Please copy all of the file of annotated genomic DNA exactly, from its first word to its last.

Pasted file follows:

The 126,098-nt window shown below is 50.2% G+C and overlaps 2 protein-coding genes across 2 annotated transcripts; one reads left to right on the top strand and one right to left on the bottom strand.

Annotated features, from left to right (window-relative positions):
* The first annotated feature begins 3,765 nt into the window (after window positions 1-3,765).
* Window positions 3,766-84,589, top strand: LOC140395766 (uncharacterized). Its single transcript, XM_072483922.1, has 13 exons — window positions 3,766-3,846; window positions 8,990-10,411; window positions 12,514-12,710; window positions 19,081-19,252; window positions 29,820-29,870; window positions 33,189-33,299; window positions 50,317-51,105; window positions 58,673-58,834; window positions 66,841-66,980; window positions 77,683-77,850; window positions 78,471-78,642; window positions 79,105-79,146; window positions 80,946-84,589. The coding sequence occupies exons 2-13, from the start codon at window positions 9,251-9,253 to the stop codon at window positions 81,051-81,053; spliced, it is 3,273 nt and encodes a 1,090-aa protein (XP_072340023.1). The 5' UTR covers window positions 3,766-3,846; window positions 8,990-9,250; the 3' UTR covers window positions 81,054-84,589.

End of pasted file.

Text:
The 126,098-nt window shown below is 50.2% G+C and overlaps 2 protein-coding genes across 2 annotated transcripts; one reads left to right on the top strand and one right to left on the bottom strand.

Annotated features, from left to right (window-relative positions):
* The first annotated feature begins 3,765 nt into the window (after window positions 1-3,765).
* Window positions 3,766-84,589, top strand: LOC140395766 (uncharacterized). Its single transcript, XM_072483922.1, has 13 exons — window positions 3,766-3,846; window positions 8,990-10,411; window positions 12,514-12,710; window positions 19,081-19,252; window positions 29,820-29,870; window positions 33,189-33,299; window positions 50,317-51,105; window positions 58,673-58,834; window positions 66,841-66,980; window positions 77,683-77,850; window positions 78,471-78,642; window positions 79,105-79,146; window positions 80,946-84,589. The coding sequence occupies exons 2-13, from the start codon at window positions 9,251-9,253 to the stop codon at window positions 81,051-81,053; spliced, it is 3,273 nt and encodes a 1,090-aa protein (XP_072340023.1). The 5' UTR covers window positions 3,766-3,846; window positions 8,990-9,250; the 3' UTR covers window positions 81,054-84,589.